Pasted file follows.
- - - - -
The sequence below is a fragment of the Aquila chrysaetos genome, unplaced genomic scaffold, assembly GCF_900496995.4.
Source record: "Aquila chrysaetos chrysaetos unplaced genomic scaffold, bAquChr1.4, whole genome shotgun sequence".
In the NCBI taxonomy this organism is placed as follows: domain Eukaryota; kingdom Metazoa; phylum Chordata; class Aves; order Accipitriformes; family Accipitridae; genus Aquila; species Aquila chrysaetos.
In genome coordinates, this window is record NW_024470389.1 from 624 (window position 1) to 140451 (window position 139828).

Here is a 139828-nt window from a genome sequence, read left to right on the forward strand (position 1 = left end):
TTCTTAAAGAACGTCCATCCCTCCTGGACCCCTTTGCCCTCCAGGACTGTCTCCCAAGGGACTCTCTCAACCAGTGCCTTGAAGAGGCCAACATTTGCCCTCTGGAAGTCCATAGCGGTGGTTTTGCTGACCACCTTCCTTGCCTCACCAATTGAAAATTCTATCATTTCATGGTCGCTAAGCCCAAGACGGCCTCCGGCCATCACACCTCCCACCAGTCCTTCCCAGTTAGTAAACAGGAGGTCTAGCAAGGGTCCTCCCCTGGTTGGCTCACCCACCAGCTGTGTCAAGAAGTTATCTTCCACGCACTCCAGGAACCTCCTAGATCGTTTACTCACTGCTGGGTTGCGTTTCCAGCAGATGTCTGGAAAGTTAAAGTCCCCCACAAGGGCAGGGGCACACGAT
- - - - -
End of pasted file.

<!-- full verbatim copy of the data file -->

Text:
The sequence below is a fragment of the Aquila chrysaetos genome, unplaced genomic scaffold, assembly GCF_900496995.4.
Source record: "Aquila chrysaetos chrysaetos unplaced genomic scaffold, bAquChr1.4, whole genome shotgun sequence".
In the NCBI taxonomy this organism is placed as follows: domain Eukaryota; kingdom Metazoa; phylum Chordata; class Aves; order Accipitriformes; family Accipitridae; genus Aquila; species Aquila chrysaetos.
In genome coordinates, this window is record NW_024470389.1 from 624 (window position 1) to 140451 (window position 139828).

Here is a 139828-nt window from a genome sequence, read left to right on the forward strand (position 1 = left end):
TTCTTAAAGAACGTCCATCCCTCCTGGACCCCTTTGCCCTCCAGGACTGTCTCCCAAGGGACTCTCTCAACCAGTGCCTTGAAGAGGCCAACATTTGCCCTCTGGAAGTCCATAGCGGTGGTTTTGCTGACCACCTTCCTTGCCTCACCAATTGAAAATTCTATCATTTCATGGTCGCTAAGCCCAAGACGGCCTCCGGCCATCACACCTCCCACCAGTCCTTCCCAGTTAGTAAACAGGAGGTCTAGCAAGGGTCCTCCCCTGGTTGGCTCACCCACCAGCTGTGTCAAGAAGTTATCTTCCACGCACTCCAGGAACCTCCTAGATCGTTTACTCACTGCTGGGTTGCGTTTCCAGCAGATGTCTGGAAAGTTAAAGTCCCCCACAAGGGCAGGGGCACACGAT